Crude oil prices collapse to historic low in a matter of hours

Oil pumps fall silent across the Western Edge as crude oil prices drop to historic low. (Dickinson Press file photo)

Crude oil prices collapsed by more than 114% in a span of mere hours on Monday, as the coronavirus pandemic continues to crush demand while rising stockpiles of crude overwhelm storage facilities across the nation — resulting in the price plunge that took crude oil into negative digits for the first time in history.

As commodity futures continued their downward spiral for the fifth consecutive week, forecasters projected oil demands to exceed production.

Lynn Helms, North Dakota minerals director, detailed concerns last week with the unprecedented volumes of oil oversupply straining an already struggling logistical storage capability.

Some companies in the Oil Patch are considering building large tank farms to store large quantities of oil for sale later when prices rebound, Helms said.

In early March, North Dakota had more than 16,000 operating oil wells, a figure that was reduced by about 3,600 wells by the end of the month, according to Helms. That number has since decreased by nearly another 1,000, as operators take advantage of regulatory flexibility permitting the idling of wells without the requirement to permanently shut them down.


According to Helms, the result could see more than 6,000 oil patch workers without jobs before the situation reaches its balancing point. The statement by Helms comes after global oil prices continue to cause havoc on North Dakota’s economy, with recent reports out of the Bakken showing that more than 2,000 petroleum industry jobs have been shed since January alone.

U.S. Sen. Kevin Cramer, R-N.D., issued a statement on the plunging numbers, blaming the exacerbation on a price war between the Saudis and Russians, who both increased oil production, sending oil prices even lower in a bid to grab market share and to hurt U.S. producers.

“Today’s collapse poses a devastating threat to our oil and gas sector, with job losses in the thousands and national security being weakened if the industry cannot recover," the statement read. "The dramatic low underscores why we cannot allow Saudi Arabia to flood the market, especially given our storage capacity dwindling. Right now, the highest number of Saudi oil tankers in years is on its way to our shores."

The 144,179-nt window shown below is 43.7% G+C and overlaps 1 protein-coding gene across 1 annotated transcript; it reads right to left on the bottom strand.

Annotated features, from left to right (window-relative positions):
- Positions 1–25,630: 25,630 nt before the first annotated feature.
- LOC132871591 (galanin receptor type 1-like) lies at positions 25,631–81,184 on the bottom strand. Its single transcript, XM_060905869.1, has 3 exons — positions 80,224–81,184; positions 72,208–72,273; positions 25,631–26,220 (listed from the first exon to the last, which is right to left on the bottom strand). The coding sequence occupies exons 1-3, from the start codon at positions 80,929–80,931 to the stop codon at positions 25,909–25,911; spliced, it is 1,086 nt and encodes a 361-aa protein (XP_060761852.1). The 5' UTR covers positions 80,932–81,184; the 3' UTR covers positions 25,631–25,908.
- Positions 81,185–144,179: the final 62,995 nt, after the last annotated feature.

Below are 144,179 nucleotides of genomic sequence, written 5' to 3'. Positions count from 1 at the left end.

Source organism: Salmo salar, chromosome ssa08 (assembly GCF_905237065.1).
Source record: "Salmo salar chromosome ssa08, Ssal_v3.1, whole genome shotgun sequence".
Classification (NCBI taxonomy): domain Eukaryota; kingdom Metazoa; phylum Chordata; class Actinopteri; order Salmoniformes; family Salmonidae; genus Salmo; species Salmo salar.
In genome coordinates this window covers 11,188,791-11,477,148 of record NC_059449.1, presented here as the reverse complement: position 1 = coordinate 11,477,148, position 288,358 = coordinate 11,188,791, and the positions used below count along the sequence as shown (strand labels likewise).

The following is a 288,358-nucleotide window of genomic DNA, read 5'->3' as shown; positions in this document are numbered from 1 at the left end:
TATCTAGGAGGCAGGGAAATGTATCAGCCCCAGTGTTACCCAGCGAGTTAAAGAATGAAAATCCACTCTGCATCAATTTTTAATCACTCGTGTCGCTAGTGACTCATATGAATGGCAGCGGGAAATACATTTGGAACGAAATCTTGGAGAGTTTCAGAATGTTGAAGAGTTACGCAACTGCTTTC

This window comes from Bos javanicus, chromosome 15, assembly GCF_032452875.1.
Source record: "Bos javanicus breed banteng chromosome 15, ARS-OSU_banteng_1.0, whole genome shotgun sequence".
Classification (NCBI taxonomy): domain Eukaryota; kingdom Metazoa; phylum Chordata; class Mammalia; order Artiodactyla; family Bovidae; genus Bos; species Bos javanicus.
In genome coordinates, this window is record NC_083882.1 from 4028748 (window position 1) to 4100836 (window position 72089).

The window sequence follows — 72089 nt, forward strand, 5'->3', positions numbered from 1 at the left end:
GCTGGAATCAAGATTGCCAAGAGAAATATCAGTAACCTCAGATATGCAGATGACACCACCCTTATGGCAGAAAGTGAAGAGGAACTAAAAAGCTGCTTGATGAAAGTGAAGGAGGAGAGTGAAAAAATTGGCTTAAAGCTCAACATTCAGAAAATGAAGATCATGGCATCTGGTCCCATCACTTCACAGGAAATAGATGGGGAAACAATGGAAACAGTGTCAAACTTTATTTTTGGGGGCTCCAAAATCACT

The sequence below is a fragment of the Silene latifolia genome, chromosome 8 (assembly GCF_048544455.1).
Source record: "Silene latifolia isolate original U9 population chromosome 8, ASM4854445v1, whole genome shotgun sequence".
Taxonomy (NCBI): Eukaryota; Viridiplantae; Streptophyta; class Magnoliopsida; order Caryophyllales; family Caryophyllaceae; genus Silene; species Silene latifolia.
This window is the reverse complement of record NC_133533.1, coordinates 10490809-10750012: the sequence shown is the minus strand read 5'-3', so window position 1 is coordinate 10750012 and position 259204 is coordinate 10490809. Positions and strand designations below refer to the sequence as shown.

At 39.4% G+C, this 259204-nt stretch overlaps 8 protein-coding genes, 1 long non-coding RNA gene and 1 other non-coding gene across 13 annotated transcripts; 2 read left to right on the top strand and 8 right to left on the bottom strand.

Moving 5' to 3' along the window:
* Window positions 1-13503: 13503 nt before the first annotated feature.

Cramer added, "Given today’s news, I call on President Trump to prevent them from unloading in the United States.”

Ron Ness, the president of the North Dakota Petroleum Council, the industry group based in Bismarck said most of the price drop can be attributed to "paper turning" on the market as April 21 marks the end of the contract.

"I suspect that most of our barrels were already contracted and sold," Ness said. "We expect to see more rigs fall off over the next few weeks, we're talking a lot more wells shut-in."

Ness added, "The Saudi-Russia deal is the thing that kickstarted this oversupply, but what we are seeing now is a direct function of falling demand as a result of COVID-19. My estimates are that 85% of this is complete demand disruption for the commodities and 15% of it is the OPEC price war between Saudi Arabia and Russia."


The economic ramifications of dropping oil prices are topping the list of concerns for local elected officials as well, as many face the growing challenges of rebounding an economy in light of the negative impacts levied by the coronavirus pandemic. Mayor Scott Decker of Dickinson said that a potential oil bust is “without question” the primary concern of city officials in Dickinson, remarking that oil prices were being closely monitored and that serious discussions were being held at local, state and federal levels on the matter.


“One of the biggest challenges looking forward, and COVID is going to be huge, but the biggest problem looming over us is the falling oil prices,” Decker said. “In the past we couldn’t get enough workers, but what is it going to look like in the future with a decrease in oil activity. It’s such a yo-yo effect in that part of the economy out here. Despite our diverse economy, I think this is one of those where we are going to see a huge economic impact.”

According to recent reports, fracking crews have declined by more than 25% this quarter and are on pace to fall another 25% in the next month, leaving industry and government leaders to compare the forthcoming economic impact with that of the recession and financial crisis of 2008.

“We are going to have to seriously look at our model and consider what we are going to have to do,” Decker said. “Workforce, child care and keeping our economy diverse are always on our minds, and when it comes to city budgets there are going to be hard decisions that are going to have to be made.”

Estimates place the influx of oil jobs to the state since 2014 at more than 90,000 people, and Dickinson, Watford City and Williston have acted as regional hubs for many oil workers, businesses and investors who are vacating the state as plunging prices signal another bust.

As the oil price continues to evaporate, workforce, businesses and investors are leaving the Bakken and with it, leading many Western Edge cities and towns to face the reality of smaller budgets, fewer residents and the physical scars of a boom.

“When it comes to these quality-of-life projects that we had on the docket, we are going to have to push those down the road for a year, at least. ... The challenge is going to be to decide how we are going to operate as normal as possible in the downturn in sales tax and GPT (gross production tax) for oil,” Decker said.

James B. Miller, Jr. is the Editor of The Dickinson Press in Dickinson, North Dakota. He strives to bring community-driven, professional and hyper-local focused news coverage of southwest North Dakota.
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